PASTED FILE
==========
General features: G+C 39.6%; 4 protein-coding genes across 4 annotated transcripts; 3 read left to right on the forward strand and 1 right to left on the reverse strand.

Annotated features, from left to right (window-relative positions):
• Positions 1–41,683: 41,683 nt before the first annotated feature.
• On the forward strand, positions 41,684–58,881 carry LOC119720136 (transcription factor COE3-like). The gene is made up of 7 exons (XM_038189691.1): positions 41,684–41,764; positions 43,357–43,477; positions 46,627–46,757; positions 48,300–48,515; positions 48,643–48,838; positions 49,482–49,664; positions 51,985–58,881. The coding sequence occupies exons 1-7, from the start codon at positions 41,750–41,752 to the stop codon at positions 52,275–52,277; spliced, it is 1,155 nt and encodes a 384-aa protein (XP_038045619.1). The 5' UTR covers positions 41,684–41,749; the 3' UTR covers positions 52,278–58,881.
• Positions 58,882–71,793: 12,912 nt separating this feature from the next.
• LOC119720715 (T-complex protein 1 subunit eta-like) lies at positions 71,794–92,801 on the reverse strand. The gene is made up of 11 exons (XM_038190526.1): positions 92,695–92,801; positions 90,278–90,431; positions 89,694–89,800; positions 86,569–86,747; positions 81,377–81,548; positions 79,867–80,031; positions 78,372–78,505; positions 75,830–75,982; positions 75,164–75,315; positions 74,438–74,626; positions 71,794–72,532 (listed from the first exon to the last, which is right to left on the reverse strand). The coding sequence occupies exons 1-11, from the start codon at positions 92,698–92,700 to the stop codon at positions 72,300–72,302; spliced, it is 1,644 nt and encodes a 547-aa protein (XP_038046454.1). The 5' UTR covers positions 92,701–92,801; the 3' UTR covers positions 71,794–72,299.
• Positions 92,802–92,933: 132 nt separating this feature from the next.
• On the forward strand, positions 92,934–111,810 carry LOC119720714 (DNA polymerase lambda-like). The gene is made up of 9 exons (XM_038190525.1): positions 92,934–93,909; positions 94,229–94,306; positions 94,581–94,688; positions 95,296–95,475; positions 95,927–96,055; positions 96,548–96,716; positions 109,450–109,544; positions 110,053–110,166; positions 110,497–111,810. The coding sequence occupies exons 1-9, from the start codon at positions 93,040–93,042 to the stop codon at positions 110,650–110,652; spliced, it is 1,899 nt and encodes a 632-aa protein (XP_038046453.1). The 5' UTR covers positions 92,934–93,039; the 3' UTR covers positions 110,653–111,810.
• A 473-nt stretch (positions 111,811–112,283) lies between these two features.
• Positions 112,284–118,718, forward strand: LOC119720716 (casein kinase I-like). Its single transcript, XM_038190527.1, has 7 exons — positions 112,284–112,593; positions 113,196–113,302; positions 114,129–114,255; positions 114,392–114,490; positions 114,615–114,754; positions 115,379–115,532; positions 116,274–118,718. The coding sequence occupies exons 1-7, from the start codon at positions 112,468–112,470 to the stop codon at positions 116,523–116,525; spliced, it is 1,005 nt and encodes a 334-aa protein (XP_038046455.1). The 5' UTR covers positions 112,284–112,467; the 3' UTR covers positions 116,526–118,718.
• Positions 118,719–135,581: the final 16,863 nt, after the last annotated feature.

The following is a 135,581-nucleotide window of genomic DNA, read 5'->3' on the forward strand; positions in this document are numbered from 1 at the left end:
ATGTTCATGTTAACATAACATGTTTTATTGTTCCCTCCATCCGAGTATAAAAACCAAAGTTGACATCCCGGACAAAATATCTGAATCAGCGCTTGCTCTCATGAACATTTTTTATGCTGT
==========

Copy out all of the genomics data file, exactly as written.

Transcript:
General features: G+C 39.6%; 4 protein-coding genes across 4 annotated transcripts; 3 read left to right on the forward strand and 1 right to left on the reverse strand.

Annotated features, from left to right (window-relative positions):
• Positions 1–41,683: 41,683 nt before the first annotated feature.
• On the forward strand, positions 41,684–58,881 carry LOC119720136 (transcription factor COE3-like). The gene is made up of 7 exons (XM_038189691.1): positions 41,684–41,764; positions 43,357–43,477; positions 46,627–46,757; positions 48,300–48,515; positions 48,643–48,838; positions 49,482–49,664; positions 51,985–58,881. The coding sequence occupies exons 1-7, from the start codon at positions 41,750–41,752 to the stop codon at positions 52,275–52,277; spliced, it is 1,155 nt and encodes a 384-aa protein (XP_038045619.1). The 5' UTR covers positions 41,684–41,749; the 3' UTR covers positions 52,278–58,881.
• Positions 58,882–71,793: 12,912 nt separating this feature from the next.
• LOC119720715 (T-complex protein 1 subunit eta-like) lies at positions 71,794–92,801 on the reverse strand. The gene is made up of 11 exons (XM_038190526.1): positions 92,695–92,801; positions 90,278–90,431; positions 89,694–89,800; positions 86,569–86,747; positions 81,377–81,548; positions 79,867–80,031; positions 78,372–78,505; positions 75,830–75,982; positions 75,164–75,315; positions 74,438–74,626; positions 71,794–72,532 (listed from the first exon to the last, which is right to left on the reverse strand). The coding sequence occupies exons 1-11, from the start codon at positions 92,698–92,700 to the stop codon at positions 72,300–72,302; spliced, it is 1,644 nt and encodes a 547-aa protein (XP_038046454.1). The 5' UTR covers positions 92,701–92,801; the 3' UTR covers positions 71,794–72,299.
• Positions 92,802–92,933: 132 nt separating this feature from the next.
• On the forward strand, positions 92,934–111,810 carry LOC119720714 (DNA polymerase lambda-like). The gene is made up of 9 exons (XM_038190525.1): positions 92,934–93,909; positions 94,229–94,306; positions 94,581–94,688; positions 95,296–95,475; positions 95,927–96,055; positions 96,548–96,716; positions 109,450–109,544; positions 110,053–110,166; positions 110,497–111,810. The coding sequence occupies exons 1-9, from the start codon at positions 93,040–93,042 to the stop codon at positions 110,650–110,652; spliced, it is 1,899 nt and encodes a 632-aa protein (XP_038046453.1). The 5' UTR covers positions 92,934–93,039; the 3' UTR covers positions 110,653–111,810.
• A 473-nt stretch (positions 111,811–112,283) lies between these two features.
• Positions 112,284–118,718, forward strand: LOC119720716 (casein kinase I-like). Its single transcript, XM_038190527.1, has 7 exons — positions 112,284–112,593; positions 113,196–113,302; positions 114,129–114,255; positions 114,392–114,490; positions 114,615–114,754; positions 115,379–115,532; positions 116,274–118,718. The coding sequence occupies exons 1-7, from the start codon at positions 112,468–112,470 to the stop codon at positions 116,523–116,525; spliced, it is 1,005 nt and encodes a 334-aa protein (XP_038046455.1). The 5' UTR covers positions 112,284–112,467; the 3' UTR covers positions 116,526–118,718.
• Positions 118,719–135,581: the final 16,863 nt, after the last annotated feature.

The following is a 135,581-nucleotide window of genomic DNA, read 5'->3' on the forward strand; positions in this document are numbered from 1 at the left end:
ATGTTCATGTTAACATAACATGTTTTATTGTTCCCTCCATCCGAGTATAAAAACCAAAGTTGACATCCCGGACAAAATATCTGAATCAGCGCTTGCTCTCATGAACATTTTTTATGCTGT